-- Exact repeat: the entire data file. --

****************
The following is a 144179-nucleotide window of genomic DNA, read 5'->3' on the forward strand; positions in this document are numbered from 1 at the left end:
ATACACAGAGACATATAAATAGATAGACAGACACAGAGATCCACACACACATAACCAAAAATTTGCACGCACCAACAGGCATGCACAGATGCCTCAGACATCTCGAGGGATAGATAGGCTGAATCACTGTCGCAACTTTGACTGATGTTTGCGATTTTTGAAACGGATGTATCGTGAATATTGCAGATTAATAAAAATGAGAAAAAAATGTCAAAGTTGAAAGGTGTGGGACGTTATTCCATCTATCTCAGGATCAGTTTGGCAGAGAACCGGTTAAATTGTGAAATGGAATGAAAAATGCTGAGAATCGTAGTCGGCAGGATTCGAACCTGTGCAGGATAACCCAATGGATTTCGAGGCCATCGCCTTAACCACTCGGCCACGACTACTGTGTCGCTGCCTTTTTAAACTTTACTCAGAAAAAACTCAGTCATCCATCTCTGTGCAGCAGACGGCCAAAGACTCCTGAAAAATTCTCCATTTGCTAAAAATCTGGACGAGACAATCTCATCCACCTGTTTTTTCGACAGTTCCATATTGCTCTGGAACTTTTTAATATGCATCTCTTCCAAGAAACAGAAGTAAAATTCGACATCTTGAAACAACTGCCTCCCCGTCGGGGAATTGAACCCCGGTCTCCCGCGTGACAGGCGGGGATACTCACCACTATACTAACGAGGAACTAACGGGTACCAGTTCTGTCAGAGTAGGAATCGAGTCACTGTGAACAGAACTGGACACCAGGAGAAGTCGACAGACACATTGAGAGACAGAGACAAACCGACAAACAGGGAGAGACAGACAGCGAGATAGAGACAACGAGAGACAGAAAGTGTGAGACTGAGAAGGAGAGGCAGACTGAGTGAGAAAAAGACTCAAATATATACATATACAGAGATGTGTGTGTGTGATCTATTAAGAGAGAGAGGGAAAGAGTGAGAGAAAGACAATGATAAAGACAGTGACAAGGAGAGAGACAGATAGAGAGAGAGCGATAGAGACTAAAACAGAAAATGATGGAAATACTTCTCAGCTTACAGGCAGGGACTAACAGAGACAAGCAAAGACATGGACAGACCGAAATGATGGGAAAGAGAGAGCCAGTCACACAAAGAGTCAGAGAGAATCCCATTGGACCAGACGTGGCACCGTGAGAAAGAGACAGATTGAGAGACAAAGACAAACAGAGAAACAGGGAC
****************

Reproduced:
The following is a 144179-nucleotide window of genomic DNA, read 5'->3' on the forward strand; positions in this document are numbered from 1 at the left end:
ATACACAGAGACATATAAATAGATAGACAGACACAGAGATCCACACACACATAACCAAAAATTTGCACGCACCAACAGGCATGCACAGATGCCTCAGACATCTCGAGGGATAGATAGGCTGAATCACTGTCGCAACTTTGACTGATGTTTGCGATTTTTGAAACGGATGTATCGTGAATATTGCAGATTAATAAAAATGAGAAAAAAATGTCAAAGTTGAAAGGTGTGGGACGTTATTCCATCTATCTCAGGATCAGTTTGGCAGAGAACCGGTTAAATTGTGAAATGGAATGAAAAATGCTGAGAATCGTAGTCGGCAGGATTCGAACCTGTGCAGGATAACCCAATGGATTTCGAGGCCATCGCCTTAACCACTCGGCCACGACTACTGTGTCGCTGCCTTTTTAAACTTTACTCAGAAAAAACTCAGTCATCCATCTCTGTGCAGCAGACGGCCAAAGACTCCTGAAAAATTCTCCATTTGCTAAAAATCTGGACGAGACAATCTCATCCACCTGTTTTTTCGACAGTTCCATATTGCTCTGGAACTTTTTAATATGCATCTCTTCCAAGAAACAGAAGTAAAATTCGACATCTTGAAACAACTGCCTCCCCGTCGGGGAATTGAACCCCGGTCTCCCGCGTGACAGGCGGGGATACTCACCACTATACTAACGAGGAACTAACGGGTACCAGTTCTGTCAGAGTAGGAATCGAGTCACTGTGAACAGAACTGGACACCAGGAGAAGTCGACAGACACATTGAGAGACAGAGACAAACCGACAAACAGGGAGAGACAGACAGCGAGATAGAGACAACGAGAGACAGAAAGTGTGAGACTGAGAAGGAGAGGCAGACTGAGTGAGAAAAAGACTCAAATATATACATATACAGAGATGTGTGTGTGTGATCTATTAAGAGAGAGAGGGAAAGAGTGAGAGAAAGACAATGATAAAGACAGTGACAAGGAGAGAGACAGATAGAGAGAGAGCGATAGAGACTAAAACAGAAAATGATGGAAATACTTCTCAGCTTACAGGCAGGGACTAACAGAGACAAGCAAAGACATGGACAGACCGAAATGATGGGAAAGAGAGAGCCAGTCACACAAAGAGTCAGAGAGAATCCCATTGGACCAGACGTGGCACCGTGAGAAAGAGACAGATTGAGAGACAAAGACAAACAGAGAAACAGGGAC